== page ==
You're in the office, it's midafternoon, and that sweet tooth starts clamoring for attention. A thick, creamy, fruity drink would quiet the ruckus, but you don't want that artificial stuff the fast-food joints peddle. It's too far to drive to the farms in Homestead to get the real thing. The alternative is this roadside stand just south of U.S. 1. Take your pick of fresh papaya, mango, or kiwi juice, or mix and match to create a new concoction. Nonfat frozen yogurt keeps the calories down, and a scoop of protein or ginseng can be added for a boost of energy. Price is on the high side at $4.25, but think of all the gas you're saving. You can get your fix between 9:00 a.m. and 9:00 p.m. Monday through Saturday.
The chains are on the prowl, and they're everywhere. Although the good old-fashioned independent coffeehouses never had too strong a presence down here in Miami to begin with, they are on the verge of extinction today. Which is why now more than ever it's important to support your local java shop. Our choice: Luna Star, because it stands for everything a coffeehouse should be and everything Starbucks is not. Instead of browsing through grossly overpriced material goods -- coffee mugs for ten dollars? Please! -- you can immerse yourself in the ambiance of a real coffee shop and maybe browse through a book. It also means you get live folky music on weekend nights, plus a subdued wooden interior conducive to reading, writing, and possibly contemplating the universe, not espresso-cup coasters. Beer and healthy hippie food are available, and to make the atmosphere complete, the Museum of Contemporary Art is just down the street. But maybe you just want to sit and have a cup of coffee; there's plenty of that too, any way you want it.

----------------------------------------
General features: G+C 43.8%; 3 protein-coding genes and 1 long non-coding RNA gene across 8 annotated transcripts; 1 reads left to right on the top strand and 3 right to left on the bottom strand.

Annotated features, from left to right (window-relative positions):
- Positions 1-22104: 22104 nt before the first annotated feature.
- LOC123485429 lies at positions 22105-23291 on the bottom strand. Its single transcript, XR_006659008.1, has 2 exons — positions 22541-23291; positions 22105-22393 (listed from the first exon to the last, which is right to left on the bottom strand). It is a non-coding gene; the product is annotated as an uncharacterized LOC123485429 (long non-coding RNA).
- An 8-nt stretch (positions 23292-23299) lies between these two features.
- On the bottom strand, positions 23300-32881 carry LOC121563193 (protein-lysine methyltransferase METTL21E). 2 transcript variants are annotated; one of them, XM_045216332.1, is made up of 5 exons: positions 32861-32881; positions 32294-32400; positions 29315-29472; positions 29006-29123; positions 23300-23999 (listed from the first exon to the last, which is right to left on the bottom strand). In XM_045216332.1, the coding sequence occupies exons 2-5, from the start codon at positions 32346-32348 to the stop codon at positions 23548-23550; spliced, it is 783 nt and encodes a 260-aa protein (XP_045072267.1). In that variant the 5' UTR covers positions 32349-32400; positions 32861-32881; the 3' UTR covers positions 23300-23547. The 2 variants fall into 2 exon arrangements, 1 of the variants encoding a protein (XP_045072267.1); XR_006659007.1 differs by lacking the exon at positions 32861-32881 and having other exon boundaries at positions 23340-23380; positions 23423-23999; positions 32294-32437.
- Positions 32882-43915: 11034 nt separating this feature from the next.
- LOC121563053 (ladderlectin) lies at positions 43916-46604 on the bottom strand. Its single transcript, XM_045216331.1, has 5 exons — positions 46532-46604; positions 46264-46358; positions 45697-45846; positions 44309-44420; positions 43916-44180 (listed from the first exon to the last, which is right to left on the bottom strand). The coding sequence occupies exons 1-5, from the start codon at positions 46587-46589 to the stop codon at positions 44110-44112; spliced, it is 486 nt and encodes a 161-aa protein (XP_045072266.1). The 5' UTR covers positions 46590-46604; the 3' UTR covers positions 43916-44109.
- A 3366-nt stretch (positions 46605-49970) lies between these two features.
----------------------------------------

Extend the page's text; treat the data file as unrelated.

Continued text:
George Giampetro's dairy and nondairy creations are simply the best. Making ice cream is more than a business at this mom-and-pop parlor. It's a family tradition. One that Giampetro's daughter passed on to friend Yara Herrera. Since then she's been Whip 'N Dip's magical gelato maker, responsible for the 30-plus flavors in Mr. G's store. In twenty minutes Herrera can whip up two and a half gallons of ice cream. Amazing. She's been doing it for five years, almost daily, right here at Whip 'N Dip. The most popular item on the menu is her famous Mocha Mud Pie, a spumoni swirl of coffee, fudge, and bits of Oreo cookies. Herrera also recommends Barrel of Monkeys -- a blend of banana and peanut-butter ice creams mixed with chocolate-covered peanuts. Oh, and at Whip 'N Dip only the freshest ingredients are used to make fruity ice creams such as strawberry, apple, and key lime pie.
Yuca does it fancier, plenty of places on Calle Ocho do it with more elegance, but the best Cuban cooking is home cooking, and that's what Sergio's has been serving in a consistently impressive manner since 1975. It's a coffee shop at 6:00 a.m., when the first café cubanos come steaming from the machine; a luncheonette in the afternoon, as piles of Cuban sandwiches get pressed; and at dinnertime the mostly Cuban clientele packs the place for flavorful renditions of their comidas favoritas. The prices are right, too: A grilled eight-ounce palomilla steak with rice, beans, and choice of plantains or fries, costs just $6.50. The crowd gets louder and livelier as Sergio's switches gears again late Friday and Saturday nights, when it stays open 24 hours.
If we knew how popular Argentine steak houses were going to be this year, we would've bought stock in the beef industry. The American beef industry, that is, since most of the Argentine eateries are using the more consistent American Angus rather than the unreliable South American counterparts. But it is the method, as they say, and not the madness that makes something work. And in Argentine steak houses, the method is low-risk investment: high-temperature-grilled meat slipped medium-rare onto your plate and doused with garlicky chimichurri sauce. Doesn't get much more solid than that. No doubt the parrillada is one trend we'll tire of sooner or later. But for now we're just grateful the culinary wind is spreading these steak house seeds throughout the land.